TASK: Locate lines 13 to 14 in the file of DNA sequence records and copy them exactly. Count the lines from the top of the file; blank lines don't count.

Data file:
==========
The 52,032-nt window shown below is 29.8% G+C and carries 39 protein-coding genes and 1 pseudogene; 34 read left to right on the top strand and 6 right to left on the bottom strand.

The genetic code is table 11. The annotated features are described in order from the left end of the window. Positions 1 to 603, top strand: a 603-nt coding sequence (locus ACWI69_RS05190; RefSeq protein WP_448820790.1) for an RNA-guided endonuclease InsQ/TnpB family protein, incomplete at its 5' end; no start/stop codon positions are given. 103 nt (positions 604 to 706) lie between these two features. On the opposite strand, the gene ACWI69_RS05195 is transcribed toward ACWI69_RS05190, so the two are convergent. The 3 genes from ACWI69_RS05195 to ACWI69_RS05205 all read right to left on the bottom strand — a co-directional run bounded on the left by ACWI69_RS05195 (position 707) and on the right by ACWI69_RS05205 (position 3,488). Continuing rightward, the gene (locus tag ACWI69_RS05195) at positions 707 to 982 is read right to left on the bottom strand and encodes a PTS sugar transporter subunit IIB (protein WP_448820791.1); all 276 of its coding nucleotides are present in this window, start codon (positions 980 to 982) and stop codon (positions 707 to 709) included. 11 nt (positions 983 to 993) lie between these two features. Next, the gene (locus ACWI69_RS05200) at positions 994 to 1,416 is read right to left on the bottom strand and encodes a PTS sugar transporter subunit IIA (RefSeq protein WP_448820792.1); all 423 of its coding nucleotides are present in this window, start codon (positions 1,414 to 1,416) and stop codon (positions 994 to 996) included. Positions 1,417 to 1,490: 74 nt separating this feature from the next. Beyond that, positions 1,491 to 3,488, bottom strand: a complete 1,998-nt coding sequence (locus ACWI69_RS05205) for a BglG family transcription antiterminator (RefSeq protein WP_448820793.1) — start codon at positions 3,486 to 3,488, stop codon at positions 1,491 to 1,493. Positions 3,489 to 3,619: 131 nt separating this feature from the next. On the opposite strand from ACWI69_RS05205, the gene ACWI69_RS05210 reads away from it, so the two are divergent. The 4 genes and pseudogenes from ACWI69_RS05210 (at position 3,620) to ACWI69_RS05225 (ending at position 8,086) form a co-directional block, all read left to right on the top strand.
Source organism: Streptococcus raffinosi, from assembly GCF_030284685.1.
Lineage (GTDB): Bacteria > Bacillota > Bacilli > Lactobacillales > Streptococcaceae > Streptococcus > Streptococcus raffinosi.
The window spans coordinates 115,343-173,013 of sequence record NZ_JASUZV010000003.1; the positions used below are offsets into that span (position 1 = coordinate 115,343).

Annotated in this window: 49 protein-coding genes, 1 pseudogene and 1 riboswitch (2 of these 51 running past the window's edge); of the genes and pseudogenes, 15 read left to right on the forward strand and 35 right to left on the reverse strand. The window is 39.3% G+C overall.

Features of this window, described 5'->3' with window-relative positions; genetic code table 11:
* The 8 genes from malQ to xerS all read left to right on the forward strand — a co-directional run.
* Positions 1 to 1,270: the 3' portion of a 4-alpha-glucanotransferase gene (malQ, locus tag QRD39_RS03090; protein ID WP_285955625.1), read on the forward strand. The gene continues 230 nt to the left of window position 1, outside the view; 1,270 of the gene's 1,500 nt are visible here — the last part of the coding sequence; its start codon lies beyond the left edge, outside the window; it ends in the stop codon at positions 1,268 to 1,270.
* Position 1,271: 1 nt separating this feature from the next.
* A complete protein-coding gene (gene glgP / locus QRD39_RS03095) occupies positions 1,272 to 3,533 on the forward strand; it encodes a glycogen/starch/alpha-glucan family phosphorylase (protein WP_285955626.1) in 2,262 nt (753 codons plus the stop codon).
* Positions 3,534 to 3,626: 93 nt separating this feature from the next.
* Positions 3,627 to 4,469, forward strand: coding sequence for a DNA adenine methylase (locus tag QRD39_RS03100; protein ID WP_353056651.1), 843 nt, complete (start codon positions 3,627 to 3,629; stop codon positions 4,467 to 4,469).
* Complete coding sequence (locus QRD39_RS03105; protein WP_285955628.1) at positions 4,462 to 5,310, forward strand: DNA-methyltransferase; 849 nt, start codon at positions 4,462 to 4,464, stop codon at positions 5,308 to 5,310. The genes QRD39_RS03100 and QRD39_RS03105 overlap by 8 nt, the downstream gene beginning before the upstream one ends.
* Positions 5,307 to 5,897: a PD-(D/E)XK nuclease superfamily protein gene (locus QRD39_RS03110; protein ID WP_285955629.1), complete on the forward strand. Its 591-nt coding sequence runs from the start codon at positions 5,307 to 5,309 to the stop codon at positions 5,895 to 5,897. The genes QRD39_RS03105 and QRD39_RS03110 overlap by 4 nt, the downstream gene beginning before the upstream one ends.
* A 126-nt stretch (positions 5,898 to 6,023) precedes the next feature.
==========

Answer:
* Positions 3,627 to 4,469, forward strand: coding sequence for a DNA adenine methylase (locus tag QRD39_RS03100; protein ID WP_353056651.1), 843 nt, complete (start codon positions 3,627 to 3,629; stop codon positions 4,467 to 4,469).
* Complete coding sequence (locus QRD39_RS03105; protein WP_285955628.1) at positions 4,462 to 5,310, forward strand: DNA-methyltransferase; 849 nt, start codon at positions 4,462 to 4,464, stop codon at positions 5,308 to 5,310. The genes QRD39_RS03100 and QRD39_RS03105 overlap by 8 nt, the downstream gene beginning before the upstream one ends.